Price Expectations Hinge on The 2009/10 Crop Avoiding Jack Frost

corntruckYou can almost feel it in the air. Over the last week here in southwestern Ontario the weather has been very warm, hot almost, and producers are hoping the crops appreciate it. Of course the question is: Has a cool June and July and a late start effectively put us on a watch for a frost date to September?
The last time we had this type of year in Ontario it was 2005. That was the year we got off to a late start and September and October came and it was wide open with very warm days. That meant we had an Ontario corn yield of 145 bushels per acre. Looking ahead with all the different production problems we have in this province I think 145 bushels per acre for corn is about the best we can hope for.
Of course last week we had the USDA chiming in with their revised acreage and estimates of yield. The USDA came out and said that American farmers would produce a yield of 159.5 bushels per acre of corn and 41.7 bushels of soybeans. That means we are looking at a corn crop of 12.76 billion bushels and soybeans coming in at 3.19 billion bushels.
I was expecting a bit higher corn yield. I know that 159.5 bushels per acre is much higher than the July estimate of 153.4 and it would represent the second biggest crop in American history. However something tells me this year that the corn yields especially in the Western Corn Belt are going to be off the chart. I’m just guessing here but I’ve had the figure of 163 bushels per acre in my mind for quite some time.
The USDA pegged ethanol demand to be maintained at 4.2 million bushels of corn for the 2009/10-crop year. I have wondered how solid that is because ethanol demand is still very important for the overall corn demand outlook. I asked that question to Darin Newsom during the post-USDA webinar last Wednesday. Darin said he thought it was a solid number and in fact with corn prices down we might expect that number to expand as a crop year unfolds. That gave me a bit of light at the end of this corn tunnel.
The thing I don’t think I’ll ever understand is why the USDA refuses to entertain dropping the soybean ending stock number below a hundred million bushels. It is pretty obvious that ending stocks for old-crop soybeans are extremely tight; in fact so tight nobody really knows what they are. Regardless, the USDA continues to punch that soybean ending stock number at 110 million bushels.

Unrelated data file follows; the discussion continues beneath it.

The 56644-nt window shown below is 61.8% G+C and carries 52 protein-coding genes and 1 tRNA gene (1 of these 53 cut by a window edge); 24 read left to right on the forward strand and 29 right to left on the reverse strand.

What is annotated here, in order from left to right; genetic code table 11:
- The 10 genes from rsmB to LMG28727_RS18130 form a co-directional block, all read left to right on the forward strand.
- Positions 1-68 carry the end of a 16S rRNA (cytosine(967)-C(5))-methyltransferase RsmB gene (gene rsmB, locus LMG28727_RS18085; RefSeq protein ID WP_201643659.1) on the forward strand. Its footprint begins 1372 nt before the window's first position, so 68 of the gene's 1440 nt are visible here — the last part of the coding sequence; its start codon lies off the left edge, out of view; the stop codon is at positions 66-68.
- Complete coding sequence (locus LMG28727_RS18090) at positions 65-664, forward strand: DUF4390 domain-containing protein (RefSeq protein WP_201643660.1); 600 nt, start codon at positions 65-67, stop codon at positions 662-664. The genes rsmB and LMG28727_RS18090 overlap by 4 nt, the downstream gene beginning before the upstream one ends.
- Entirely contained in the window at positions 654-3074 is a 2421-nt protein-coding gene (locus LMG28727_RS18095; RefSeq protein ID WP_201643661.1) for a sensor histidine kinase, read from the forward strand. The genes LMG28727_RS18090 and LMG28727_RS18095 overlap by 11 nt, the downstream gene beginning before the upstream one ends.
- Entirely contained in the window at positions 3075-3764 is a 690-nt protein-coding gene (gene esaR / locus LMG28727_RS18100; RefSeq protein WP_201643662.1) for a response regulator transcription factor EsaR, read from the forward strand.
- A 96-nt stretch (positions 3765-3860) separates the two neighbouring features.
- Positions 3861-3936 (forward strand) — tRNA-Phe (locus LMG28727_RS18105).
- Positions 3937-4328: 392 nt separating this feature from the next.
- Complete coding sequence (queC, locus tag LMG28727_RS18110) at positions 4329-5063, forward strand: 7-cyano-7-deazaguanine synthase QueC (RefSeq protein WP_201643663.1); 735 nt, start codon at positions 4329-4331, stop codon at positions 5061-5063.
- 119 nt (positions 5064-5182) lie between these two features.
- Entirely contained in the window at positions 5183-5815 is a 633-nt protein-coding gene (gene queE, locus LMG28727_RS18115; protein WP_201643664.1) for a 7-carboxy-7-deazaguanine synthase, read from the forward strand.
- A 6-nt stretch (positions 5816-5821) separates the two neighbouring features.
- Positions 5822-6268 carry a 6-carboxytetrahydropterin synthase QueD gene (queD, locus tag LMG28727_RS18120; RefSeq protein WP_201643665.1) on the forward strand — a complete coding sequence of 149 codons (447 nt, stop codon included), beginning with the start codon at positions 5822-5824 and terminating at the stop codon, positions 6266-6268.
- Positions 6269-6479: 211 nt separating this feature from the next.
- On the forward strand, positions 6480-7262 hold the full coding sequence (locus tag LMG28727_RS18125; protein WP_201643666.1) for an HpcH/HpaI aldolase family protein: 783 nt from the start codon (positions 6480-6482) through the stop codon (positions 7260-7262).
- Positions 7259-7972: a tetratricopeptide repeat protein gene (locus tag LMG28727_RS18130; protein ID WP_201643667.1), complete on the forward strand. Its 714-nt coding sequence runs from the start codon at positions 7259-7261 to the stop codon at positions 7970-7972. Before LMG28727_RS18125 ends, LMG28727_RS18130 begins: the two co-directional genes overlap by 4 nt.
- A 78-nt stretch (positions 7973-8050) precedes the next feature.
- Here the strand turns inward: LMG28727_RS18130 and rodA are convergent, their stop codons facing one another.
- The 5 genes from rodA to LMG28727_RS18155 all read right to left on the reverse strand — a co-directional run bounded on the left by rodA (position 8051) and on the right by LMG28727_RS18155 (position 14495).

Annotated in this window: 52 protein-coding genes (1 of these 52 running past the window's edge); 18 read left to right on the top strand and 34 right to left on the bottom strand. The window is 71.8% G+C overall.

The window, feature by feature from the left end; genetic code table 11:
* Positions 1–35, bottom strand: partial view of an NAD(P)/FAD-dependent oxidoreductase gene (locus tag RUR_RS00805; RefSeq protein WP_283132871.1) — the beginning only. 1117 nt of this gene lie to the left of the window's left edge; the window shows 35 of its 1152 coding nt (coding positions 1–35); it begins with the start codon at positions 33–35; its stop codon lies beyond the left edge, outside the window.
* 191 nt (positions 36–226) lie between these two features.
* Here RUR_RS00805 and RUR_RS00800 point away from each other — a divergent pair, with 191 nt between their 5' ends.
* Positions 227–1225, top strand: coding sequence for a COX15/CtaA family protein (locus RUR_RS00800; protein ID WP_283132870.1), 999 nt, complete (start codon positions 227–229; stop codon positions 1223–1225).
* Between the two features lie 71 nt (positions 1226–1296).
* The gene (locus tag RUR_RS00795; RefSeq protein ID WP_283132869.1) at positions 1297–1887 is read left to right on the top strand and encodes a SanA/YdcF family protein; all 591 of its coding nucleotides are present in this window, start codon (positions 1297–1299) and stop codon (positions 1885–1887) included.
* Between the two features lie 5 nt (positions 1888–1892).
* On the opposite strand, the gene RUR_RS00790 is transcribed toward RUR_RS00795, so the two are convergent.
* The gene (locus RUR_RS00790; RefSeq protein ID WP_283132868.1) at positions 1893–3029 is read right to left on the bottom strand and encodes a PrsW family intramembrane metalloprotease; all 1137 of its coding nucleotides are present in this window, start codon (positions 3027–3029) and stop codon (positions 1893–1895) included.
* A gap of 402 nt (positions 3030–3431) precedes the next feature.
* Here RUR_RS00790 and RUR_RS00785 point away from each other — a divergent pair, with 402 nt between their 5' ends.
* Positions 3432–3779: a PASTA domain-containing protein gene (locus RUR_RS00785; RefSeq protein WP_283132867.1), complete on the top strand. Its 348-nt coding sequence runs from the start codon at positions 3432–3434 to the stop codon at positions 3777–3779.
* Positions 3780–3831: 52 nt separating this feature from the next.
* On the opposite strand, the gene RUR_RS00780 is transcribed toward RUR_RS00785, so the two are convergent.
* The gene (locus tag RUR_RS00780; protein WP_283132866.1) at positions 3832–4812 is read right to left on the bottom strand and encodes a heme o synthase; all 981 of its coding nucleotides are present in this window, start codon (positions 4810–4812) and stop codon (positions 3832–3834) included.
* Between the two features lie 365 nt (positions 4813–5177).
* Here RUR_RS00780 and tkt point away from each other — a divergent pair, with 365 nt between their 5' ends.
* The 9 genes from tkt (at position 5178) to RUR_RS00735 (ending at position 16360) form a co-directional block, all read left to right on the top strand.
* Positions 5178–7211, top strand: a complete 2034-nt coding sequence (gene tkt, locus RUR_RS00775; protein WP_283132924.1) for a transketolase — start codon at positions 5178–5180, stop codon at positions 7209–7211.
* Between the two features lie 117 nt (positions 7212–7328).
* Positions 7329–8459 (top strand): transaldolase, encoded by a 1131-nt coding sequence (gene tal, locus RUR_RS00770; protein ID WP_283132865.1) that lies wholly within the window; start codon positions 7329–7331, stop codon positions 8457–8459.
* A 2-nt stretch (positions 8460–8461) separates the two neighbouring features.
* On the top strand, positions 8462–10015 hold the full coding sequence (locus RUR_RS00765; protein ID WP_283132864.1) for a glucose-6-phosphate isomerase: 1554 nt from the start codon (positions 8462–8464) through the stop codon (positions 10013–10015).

Of course these USDA reports generally painted a fairly bearish picture in the short-term. We’ve been talking about that for the last eight weeks. Nevertheless, the proverbial monkey wrench in the transmission with all this big crop talk is a bad fall with an early September frost. In Ontario the provincial Ministry is looking at maybe 10 to 20 percent of the Ontario corn crop, which may be at risk of September frost. This portion of the Ontario corn crop is just pollinating now as of about August 10. So in a worst-case scenario 386,000 acres is at risk in Ontario, which represents about 54,000,000 bushels of corn.
Looking ahead it makes it very difficult to know about new-crop basis for corn, what is good and what is bad. For instance looking ahead, October 1st might serve as a calendar benchmark of how much Ontario corn isn’t going to make it. By that time everybody should know whether those 386,000 acres are still at risk. The same might hold true for the bigger United States corn crop, although the litmus test for that will come much earlier.
Let’s remember that the days are growing much shorter now and that means there is less radiation from the sun for grain fill. If you translate that across the greater American Corn Belt plus Ontario and Qu‚bec, it means even though corn looks great now that late start to planting really hurt us. Those 200-bushel yields some people are expecting in southwestern Ontario might not get there even with good weather.
The road ahead to harvest time will surely have something to say about this. From my perspective the 159.5-bushel USDA yield projection coupled with the fact that the crop is late going into September are major factors in price discovery moving ahead. The 159.5-bushel yield I think everybody wants to talk about. However, having Jack Frost come out on some mid-September morning nobody even wants to think about that.
One thing that came out of the August 12 USDA report was that global demand is still pretty strong for corn and soybeans. It’s almost like demand to some extent has hung in there even during a worldwide recession. Needless to say in agriculture sometimes calamities lurk around the corner. I had a neighbor stop in today and tell me he has found aphids in the soybeans all throughout my farming area. It just goes to show you as much as we try to measure what’s ahead; there is enough uncertainty out there to keep prices hopping. The next six weeks should surely make or break this crop year.